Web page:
served as a Senior Economist at the President’s Council of Economic Advisers where he worked on
environment and climate change issues. He was a Visiting Scholar at Stanford University’s Center
for Environmental Science and Policy during 2000-2001, and taught part-time at Johns Hopkins
University during 1997-1999. His work has been published in the Review of Economics and Statistics,
Journal of Public Economics, Journal of Environmental Economics and Management, as well as other
scholarly journals and books. In 2006 he won, with Richard Newell, the Petry Prize for their work
on discounting.

Phil Sharp
President | Resources for the Future
Phil Sharp became president of Resources for the Future on September 1, 2005. His career in public
service includes ten terms (1975-1995) as a member of the U.S. House of Representatives from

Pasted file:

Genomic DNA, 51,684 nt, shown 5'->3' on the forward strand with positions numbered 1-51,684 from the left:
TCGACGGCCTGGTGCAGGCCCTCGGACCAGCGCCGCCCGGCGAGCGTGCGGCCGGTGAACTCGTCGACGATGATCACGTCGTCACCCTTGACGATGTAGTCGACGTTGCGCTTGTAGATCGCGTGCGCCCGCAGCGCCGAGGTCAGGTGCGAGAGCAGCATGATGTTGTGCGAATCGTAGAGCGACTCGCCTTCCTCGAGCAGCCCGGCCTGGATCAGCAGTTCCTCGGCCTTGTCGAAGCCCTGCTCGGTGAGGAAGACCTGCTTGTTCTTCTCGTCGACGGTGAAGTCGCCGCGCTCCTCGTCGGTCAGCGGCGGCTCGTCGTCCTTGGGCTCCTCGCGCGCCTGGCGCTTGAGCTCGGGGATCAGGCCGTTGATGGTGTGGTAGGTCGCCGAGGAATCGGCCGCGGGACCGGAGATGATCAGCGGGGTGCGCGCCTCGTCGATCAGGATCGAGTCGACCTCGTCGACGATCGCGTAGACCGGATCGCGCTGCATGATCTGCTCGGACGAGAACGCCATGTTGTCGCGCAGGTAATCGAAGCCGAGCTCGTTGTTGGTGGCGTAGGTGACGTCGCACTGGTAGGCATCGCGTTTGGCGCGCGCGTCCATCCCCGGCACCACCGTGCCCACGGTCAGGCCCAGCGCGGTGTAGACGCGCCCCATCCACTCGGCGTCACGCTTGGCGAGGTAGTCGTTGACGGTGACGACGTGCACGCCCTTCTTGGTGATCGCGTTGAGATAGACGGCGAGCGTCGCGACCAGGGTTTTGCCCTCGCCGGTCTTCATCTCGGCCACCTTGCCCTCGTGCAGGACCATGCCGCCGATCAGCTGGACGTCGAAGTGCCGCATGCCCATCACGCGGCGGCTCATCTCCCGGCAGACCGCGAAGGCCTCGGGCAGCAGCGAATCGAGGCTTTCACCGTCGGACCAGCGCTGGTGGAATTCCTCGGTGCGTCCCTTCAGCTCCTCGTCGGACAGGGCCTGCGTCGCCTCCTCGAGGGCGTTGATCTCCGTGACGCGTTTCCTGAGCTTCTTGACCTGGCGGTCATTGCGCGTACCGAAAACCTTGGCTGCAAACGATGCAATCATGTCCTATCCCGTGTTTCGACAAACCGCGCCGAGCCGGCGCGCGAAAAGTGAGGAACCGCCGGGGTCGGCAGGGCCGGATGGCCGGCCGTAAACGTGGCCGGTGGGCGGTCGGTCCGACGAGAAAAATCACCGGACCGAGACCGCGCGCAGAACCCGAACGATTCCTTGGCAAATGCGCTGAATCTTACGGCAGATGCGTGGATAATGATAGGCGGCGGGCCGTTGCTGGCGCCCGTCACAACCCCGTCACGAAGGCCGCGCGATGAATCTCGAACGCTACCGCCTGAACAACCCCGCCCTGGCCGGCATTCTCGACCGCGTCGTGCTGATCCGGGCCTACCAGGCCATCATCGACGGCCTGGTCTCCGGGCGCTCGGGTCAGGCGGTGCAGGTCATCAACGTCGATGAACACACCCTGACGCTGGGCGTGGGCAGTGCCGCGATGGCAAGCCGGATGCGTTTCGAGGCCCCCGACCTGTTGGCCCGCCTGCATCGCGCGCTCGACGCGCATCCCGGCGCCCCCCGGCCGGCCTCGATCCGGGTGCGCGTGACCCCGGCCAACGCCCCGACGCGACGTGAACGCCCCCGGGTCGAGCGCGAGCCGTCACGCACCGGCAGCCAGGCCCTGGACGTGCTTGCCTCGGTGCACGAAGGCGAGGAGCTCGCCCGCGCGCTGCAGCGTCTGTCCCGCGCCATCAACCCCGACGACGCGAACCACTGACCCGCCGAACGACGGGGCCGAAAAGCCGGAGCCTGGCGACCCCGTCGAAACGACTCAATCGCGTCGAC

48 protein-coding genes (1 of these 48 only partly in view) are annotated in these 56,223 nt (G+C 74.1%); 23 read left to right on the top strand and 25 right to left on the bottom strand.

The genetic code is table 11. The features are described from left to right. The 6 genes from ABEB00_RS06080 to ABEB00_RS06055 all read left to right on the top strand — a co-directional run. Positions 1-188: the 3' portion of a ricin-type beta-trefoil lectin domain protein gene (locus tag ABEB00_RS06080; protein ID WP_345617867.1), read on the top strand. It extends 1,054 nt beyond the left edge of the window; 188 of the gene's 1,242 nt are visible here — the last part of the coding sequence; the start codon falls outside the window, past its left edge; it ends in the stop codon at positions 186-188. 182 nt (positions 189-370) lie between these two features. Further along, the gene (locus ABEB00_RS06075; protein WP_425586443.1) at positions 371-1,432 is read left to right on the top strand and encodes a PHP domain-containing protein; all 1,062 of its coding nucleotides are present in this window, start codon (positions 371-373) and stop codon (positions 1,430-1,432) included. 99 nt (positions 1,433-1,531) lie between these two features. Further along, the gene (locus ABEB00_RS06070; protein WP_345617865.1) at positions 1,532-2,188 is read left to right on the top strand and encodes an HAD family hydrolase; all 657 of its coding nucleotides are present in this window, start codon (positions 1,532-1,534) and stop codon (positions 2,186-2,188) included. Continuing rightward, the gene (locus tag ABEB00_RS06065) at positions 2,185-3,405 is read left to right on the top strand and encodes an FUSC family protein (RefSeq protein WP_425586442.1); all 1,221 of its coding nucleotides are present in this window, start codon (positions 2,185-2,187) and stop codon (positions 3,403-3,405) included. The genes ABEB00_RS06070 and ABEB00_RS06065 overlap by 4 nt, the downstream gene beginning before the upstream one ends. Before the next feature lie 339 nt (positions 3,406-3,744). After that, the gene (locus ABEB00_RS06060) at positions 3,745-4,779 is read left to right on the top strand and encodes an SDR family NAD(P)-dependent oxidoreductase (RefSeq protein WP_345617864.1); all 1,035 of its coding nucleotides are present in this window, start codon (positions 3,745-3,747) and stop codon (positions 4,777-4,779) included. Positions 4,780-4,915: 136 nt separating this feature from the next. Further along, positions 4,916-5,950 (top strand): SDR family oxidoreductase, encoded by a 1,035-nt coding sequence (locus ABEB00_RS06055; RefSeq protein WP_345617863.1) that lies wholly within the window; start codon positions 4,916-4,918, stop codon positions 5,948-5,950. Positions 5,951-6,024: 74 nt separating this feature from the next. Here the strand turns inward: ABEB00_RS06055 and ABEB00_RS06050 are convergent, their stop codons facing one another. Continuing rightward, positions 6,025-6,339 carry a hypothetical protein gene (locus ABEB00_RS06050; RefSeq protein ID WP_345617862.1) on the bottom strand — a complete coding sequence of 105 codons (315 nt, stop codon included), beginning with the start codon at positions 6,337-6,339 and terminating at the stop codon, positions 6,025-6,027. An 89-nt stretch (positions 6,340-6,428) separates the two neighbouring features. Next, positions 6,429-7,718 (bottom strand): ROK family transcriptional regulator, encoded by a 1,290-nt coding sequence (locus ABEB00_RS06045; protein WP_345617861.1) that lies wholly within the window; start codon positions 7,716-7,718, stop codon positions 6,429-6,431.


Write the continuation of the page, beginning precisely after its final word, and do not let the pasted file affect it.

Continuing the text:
Indiana, and seven years on the faculty of the John F. Kennedy School of Government, Harvard
University, where he also was director of the Institute of Politics. Sharp is congressional chair of the
National Commission on Energy Policy, a panel established by the Hewlett Foundation and other
major foundations to make energy policy recommendations to the federal government. During his
20-year congressional tenure, Sharp took key leadership roles in the development of such landmark
legislation as the Energy Policy Act of 1992 and the 1990 Clean Air Act Amendments, a critical
part of which provided for a market-based emissions allowance trading system. Sharp served on the
House Energy and Commerce Committee, where he chaired the Energy and Power Subcommittees.
He also was a member of the House Interior and Insular Affairs Committee. Sharp serves on the
boards of directors of Duke Energy Corporation and the Energy Foundation. He is a member of
the Cummins Science and Technology Advisory Council and the Advisory Board of the Institute
of Nuclear Power Operations and on the External Advisory Board of the Massachusetts Institute
of Technology Energy Initiative. He chaired advisory committees for recent MIT studies on the
future of nuclear power and the future of coal. Previously, he served on the board of directors of
the Electric Power Research Institute and was a member of the National Academy of Science’s
Board of Energy and Environmental Systems. Sharp graduated from Georgetown University’s